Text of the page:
Using the RegExp Library


The RegExp Library is designed for flexibility; it allows mixing and matching of different front-end syntax with back-end engines, as well as supporting arbitrary input sources. This flexibility, however, comes at the cost of making some of the simple applications a bit less obvious. This tutorial shows how the RegExp Library can be used in a variety of common applications.

Assembling an Regular Expression Matcher

Before we can do anything else, we must assemble a regular-expression matcher. For the purposes of this tutorial, we use a combination of the AwkSyntax front-end and the BackTrackEngine back-end.

structure RE = RegExpFn(
    structure P = AwkSyntax
    structure E = BackTrackEngine)

Match trees

Regular expressions may contain grouping operators. When a pattern matches a string, these groups induce a nested tree structure on the matched string. The MatchTree structure defines a polymorphic representation of this structure, along with a number of utility functions for extracting information from a match.

structure MT = MatchTree

Example: scanning tokens

The match function in the REGEXP signature allows one to distinguish between a set of possible regular expression matches. One application of this mechanism is a simple scanner. Let us define a datatype for tokens, which can be white space, numbers, or identifiers.

datatype tok
  = WS | NUM of | ID of string

We can then define the scanner as follows:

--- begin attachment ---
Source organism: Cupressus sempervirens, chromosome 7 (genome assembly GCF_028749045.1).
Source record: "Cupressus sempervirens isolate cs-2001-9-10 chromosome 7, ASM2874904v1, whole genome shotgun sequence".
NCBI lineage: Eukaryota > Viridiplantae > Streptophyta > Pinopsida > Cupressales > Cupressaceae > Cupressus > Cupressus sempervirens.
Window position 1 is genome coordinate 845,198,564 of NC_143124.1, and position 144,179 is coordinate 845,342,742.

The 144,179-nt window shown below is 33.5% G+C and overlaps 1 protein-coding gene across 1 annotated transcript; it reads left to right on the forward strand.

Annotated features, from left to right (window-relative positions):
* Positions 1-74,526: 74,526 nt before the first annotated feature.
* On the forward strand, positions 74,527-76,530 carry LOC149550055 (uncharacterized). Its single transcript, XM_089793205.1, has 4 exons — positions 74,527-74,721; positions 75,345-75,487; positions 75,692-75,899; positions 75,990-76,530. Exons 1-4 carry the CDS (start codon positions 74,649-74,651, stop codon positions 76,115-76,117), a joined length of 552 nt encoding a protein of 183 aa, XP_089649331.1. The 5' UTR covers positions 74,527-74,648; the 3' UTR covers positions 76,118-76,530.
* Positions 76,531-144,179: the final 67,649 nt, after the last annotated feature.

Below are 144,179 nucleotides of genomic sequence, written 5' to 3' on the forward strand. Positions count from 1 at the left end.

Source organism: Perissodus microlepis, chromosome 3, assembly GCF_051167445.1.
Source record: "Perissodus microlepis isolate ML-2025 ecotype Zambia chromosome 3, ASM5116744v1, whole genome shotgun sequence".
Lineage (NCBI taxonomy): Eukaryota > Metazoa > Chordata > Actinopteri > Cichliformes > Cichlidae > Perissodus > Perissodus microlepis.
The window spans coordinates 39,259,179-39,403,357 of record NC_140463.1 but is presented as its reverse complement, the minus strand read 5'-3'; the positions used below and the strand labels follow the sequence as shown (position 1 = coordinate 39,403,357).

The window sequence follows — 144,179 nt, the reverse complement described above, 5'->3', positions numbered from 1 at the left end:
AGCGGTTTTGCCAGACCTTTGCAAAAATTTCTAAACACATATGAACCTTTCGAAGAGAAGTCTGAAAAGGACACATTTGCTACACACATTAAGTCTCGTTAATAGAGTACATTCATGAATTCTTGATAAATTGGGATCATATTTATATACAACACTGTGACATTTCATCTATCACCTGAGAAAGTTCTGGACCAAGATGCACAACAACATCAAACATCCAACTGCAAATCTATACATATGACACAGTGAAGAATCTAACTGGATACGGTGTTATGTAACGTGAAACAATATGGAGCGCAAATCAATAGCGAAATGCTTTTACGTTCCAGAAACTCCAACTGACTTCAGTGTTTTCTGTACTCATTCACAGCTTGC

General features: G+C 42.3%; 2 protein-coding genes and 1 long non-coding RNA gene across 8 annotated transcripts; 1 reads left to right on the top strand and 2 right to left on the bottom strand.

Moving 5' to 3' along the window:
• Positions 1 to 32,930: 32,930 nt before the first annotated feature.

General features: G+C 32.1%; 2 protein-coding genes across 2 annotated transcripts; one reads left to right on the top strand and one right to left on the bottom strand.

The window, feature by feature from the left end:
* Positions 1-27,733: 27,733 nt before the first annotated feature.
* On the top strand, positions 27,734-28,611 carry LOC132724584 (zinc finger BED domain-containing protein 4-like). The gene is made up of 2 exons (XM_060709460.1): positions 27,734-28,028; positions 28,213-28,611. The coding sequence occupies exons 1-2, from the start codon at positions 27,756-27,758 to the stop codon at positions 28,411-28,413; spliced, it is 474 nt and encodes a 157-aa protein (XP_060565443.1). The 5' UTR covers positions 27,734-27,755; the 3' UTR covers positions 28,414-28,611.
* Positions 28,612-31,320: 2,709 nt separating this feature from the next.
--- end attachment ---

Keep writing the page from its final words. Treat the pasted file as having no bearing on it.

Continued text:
fun scanner getc gets = let
      fun getMatch cons (MT.Match({pos, len}, _)) = cons (gets (pos, len))
        RE.match [
            ("[ \t\n]+", getMatch (fn _ => WS)),
            ("[0-9]+", getMatch (fn s => NUM(valOf(IntInf.fromString s)))),
            ("[a-zA-Z][a-zA-Z0-9]*", getMatch ID)
          ] getc

Here the getc parameter is the standard character reader; we have also included the gets parameter, which is a function of type

'strm * int -> string

for getting a string from a stream. For many input sources, the gets function has an efficient and direct implementation, but it can also be implemented in terms of the getc function as follows:

fun gets getc (strm, n) = let
      fun getChrs (0, _, chrs) = String.implodeRev chrs
        | getChrs (n, strm, chrs) = (case getc strm
             of NONE => raise Fail "empty stream"
              | SOME(c, strm) => getChrs (n-1, strm, c::chrs)
            (* end case *))
        getChrs (n, strm, [])

Because this function is only called after the scanner function has matched a sequence of n characters from strm, the "empty stream" case will not occur for well behaving input streams.

Here is an example of using the scanner to tokenize strings, where we use the Basis Library substring type to implement the stream type:

fun tokens s = let
      fun gets (ss, n) = Substring.string(Substring.slice (ss, 0, SOME n))
      val scan = scanner Substring.getc gets
      fun lp (ss, toks) = (case scan ss
             of SOME(tok, ss') => lp (ss', tok::toks)
              | NONE => List.rev toks
            (* end case *))
        lp (Substring.full s, [])